We reviewed the medical records of 17 consecutive patients treated with proton therapy and concurrent chemotherapy between August 2010 and June 2021 for biopsy-proven thoracic esophageal adenocarcinoma or squamous cell carcinoma (SCC). Patients provided informed consent for enrollment on an institutional review board–approved outcomes tracking protocol. All patients received proton therapy (at the University of Florida) with concurrent chemotherapy and with or without surgical resection at either the University of Florida or Mayo Clinic Florida. Patients with cervical esophageal cancer, prior history of thoracic or abdominal radiation therapy, or metastatic disease were excluded, as were patients who received radiation therapy without concurrent chemotherapy. No patient received postoperative radiation therapy.

Workup and Treatment

All patients completed staging with upper endoscopy and endoscopic ultrasound with computed tomography (CT) of the chest, abdomen, and pelvis and/or positron emission tomography–CT. The staging was performed according to the 8th edition of the American Joint Committee on Cancer (AJCC) staging manual [18]. For patients treated before the AJCC 8th edition, restaging was done for purposes of this research to report our data using a uniform staging system across all patients.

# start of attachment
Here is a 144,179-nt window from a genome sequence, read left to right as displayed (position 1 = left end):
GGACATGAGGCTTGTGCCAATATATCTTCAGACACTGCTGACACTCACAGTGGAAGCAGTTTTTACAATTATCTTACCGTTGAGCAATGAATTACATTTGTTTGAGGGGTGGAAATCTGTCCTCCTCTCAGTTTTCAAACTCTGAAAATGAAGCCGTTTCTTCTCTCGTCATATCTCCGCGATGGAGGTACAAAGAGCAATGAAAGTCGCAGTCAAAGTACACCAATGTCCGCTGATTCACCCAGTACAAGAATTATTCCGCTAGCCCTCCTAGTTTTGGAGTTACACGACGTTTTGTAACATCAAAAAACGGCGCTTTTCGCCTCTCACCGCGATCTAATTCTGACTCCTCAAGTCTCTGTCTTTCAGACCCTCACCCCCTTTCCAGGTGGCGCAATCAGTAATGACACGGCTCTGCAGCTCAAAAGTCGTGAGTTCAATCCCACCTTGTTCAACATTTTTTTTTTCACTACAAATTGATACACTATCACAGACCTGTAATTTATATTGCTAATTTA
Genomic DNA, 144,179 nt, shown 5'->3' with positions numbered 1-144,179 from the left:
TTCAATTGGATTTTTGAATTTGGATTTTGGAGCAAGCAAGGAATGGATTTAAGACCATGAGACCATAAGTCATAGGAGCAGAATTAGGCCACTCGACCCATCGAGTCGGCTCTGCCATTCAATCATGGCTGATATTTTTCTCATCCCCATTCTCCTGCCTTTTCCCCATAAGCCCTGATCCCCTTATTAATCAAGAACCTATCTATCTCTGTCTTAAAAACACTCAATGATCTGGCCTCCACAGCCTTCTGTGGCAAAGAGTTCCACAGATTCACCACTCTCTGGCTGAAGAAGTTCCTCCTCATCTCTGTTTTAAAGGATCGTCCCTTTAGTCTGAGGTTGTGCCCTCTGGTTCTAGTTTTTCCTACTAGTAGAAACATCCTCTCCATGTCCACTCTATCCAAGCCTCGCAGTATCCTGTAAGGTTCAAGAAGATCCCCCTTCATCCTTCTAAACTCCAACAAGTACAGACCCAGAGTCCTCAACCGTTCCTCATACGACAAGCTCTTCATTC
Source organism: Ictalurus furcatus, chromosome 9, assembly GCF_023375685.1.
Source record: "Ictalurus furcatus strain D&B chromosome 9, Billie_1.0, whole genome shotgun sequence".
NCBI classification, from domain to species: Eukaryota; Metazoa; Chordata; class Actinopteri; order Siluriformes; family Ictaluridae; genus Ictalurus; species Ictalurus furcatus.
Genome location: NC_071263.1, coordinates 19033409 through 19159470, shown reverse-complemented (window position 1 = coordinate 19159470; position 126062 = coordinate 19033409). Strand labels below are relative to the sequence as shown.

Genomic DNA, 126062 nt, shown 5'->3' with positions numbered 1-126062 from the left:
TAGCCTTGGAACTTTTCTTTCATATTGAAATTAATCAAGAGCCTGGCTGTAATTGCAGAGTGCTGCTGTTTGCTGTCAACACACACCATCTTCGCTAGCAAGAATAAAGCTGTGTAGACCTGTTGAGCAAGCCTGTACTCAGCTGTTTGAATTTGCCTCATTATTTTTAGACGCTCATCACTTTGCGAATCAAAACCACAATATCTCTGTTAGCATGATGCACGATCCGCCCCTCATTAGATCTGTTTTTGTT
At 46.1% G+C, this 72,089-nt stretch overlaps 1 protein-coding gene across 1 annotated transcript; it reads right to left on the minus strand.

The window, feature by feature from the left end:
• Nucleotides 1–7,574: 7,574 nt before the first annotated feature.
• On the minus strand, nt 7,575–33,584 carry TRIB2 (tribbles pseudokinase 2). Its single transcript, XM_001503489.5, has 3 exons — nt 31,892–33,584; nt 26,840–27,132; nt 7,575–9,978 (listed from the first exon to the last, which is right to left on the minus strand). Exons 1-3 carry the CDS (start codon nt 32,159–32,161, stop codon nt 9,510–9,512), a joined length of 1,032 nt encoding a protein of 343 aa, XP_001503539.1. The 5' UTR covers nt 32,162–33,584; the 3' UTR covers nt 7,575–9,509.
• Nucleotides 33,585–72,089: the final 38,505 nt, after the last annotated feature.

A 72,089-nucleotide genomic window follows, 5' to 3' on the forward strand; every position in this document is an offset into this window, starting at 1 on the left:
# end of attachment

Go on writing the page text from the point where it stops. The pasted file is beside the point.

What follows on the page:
Radiation planning included a 4-dimensional CT scan to assess the respiratory motion of the target. All patients were treated supine, and most had their arms elevated on a wing board with a vacuum-based immobilization device. However, 2 patients received treatment with their arms down due to the discomfort with their arms elevated. Target contours were delineated on the average-phase CT registered to the staging CT or positron emission tomography–CT. The internal gross tumor volume (IGTV) was generated on the average phase CT with modifications to account for motion seen on each of the individual 4-dimensional CT phases. The internal target volume (ITV) was generated by adding a 3- to 4-cm anatomically constrained proximal and distal mucosal expansion and a 1-cm radial expansion around the esophagus to the internal gross tumor volume. The gross lymph nodes were contoured and expanded by 5 to 10 mm to generate a gross nodal ITV. The mediastinal lymph nodes and celiac lymph nodes were electively covered at the discretion of the treating radiation oncologist. Elective celiac lymph node coverage was generally included for patients with distal esophagus or gastroesophageal junction primaries. Elective mediastinal lymph node coverage was considered for patients with upper- and mid-thoracic primaries and grossly positive periesophageal lymph nodes at or near the level of the mediastinal lymph node stations. If grossly involved mediastinal lymph nodes were present, mediastinal lymph node stations adjacent to the involved lymph node were covered electively. Lymph nodes were considered grossly involved if they were enlarged (≥ 10 mm), had adverse-appearing features (rounded with loss of normal fatty hilum), or showed F-fluorodeoxyglucose uptake above background levels on positron emission tomography imaging [19]. Boost targets included the internal gross tumor volume of the primary and nodal disease with a 5- to 10-mm expansion. Each ITV was expanded 5 mm isotropically to the planning target volumes. Target coverage goals included 99% and 95% of each ITV and planning target volumes, respectively, covered by the prescription dose. The Figure shows representative treatment plans with isodose distributions. Table 1 shows heart and lung planning goals and median values achieved among all patients.